And now we have CORPS. While the proof of CORPS will be in the pudding, we are concerned the central thrust of CORPS is to create a support group for the schools, rather than one that advocates on their behalf. We don’t oppose supporting local schools. But we believe what will make a bigger difference is to encourage our members and neighbors to attend and support the local school councils and school events and to get involved in any way they can. It is this community self-education and knowledge that will create the staunch local allies our schools need.

But even more importantly, our concern is that CORPS does not address the central issues facing our schools: continued privatization (charters/vouchers), lack of a democratically-elected school board, unfair and inadequate school funding, and the siphoning of school funds into unnecessary TIFs. These are the areas where Alderman Moore needs to use his voice and his office.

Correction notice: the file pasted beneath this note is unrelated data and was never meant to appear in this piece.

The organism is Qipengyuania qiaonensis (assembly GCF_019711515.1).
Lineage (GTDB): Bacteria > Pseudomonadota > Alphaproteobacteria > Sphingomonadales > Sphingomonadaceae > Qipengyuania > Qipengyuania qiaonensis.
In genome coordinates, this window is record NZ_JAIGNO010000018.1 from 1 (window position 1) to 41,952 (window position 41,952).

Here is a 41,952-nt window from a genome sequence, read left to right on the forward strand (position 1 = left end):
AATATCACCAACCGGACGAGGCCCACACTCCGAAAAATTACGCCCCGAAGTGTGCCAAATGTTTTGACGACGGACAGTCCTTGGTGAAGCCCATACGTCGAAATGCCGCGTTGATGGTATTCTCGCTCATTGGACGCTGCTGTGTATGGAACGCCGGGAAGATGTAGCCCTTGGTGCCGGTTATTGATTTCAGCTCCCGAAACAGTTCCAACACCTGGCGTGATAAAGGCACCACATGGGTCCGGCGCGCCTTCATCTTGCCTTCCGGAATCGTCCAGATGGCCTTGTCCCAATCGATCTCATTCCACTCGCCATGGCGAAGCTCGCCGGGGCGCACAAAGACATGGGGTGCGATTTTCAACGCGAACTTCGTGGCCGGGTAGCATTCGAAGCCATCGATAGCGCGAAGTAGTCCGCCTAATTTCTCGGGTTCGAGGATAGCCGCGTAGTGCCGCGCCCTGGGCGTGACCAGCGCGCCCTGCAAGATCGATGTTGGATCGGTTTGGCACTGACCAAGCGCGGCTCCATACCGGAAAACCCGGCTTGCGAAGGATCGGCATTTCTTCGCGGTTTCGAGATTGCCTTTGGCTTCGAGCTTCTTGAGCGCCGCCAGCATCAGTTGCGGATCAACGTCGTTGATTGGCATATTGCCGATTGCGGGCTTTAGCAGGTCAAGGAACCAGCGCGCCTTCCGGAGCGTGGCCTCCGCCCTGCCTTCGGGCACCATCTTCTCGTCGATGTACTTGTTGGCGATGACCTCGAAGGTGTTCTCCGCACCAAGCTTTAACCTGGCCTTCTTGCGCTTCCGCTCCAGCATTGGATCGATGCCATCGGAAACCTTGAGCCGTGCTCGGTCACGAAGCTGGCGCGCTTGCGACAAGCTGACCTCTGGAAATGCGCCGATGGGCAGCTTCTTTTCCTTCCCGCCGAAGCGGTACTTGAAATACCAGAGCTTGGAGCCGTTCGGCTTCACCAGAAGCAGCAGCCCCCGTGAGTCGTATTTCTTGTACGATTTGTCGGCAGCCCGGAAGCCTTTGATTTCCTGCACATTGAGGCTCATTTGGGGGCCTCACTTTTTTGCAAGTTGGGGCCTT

In the meantime, Network 49 is moving on with our work. Through grassroots organizing and under the leadership of neighborhood residents, we will fight – in our community and through collaborations with other neighborhood and city-wide public-school advocacy organizations – to put neighborhood schools first.

We invite you to join us!

Network 49 Organizes Teach-in on DOJ Report on Chicago Police

Network 49 will host a teach-in on Monday February 27  for community residents to learn about what the US Department of Justice concluded in its investigation into Chicago Police Department abuses. The DOJ report was released earlier this year and validates long-held concerns by residents, especially minority youth, about the Chicago Police Department.

US-DOJ-Teach-In-FLyer.pdf (152 downloads)

 

Network 49 has invited Sheila Bedi, attorney and clinical professor of law at Northwestern University’s MacArthur Justice Center, to help put the report and findings in context. Ms. Bedi was previously Deputy Legal Director at the Southern Poverty Law Center, the nation’s preeminent legal advocacy organization addressing hate crimes in the United States.

The teach-in is the first in a series of events Network 49 is hosting on safety in our community.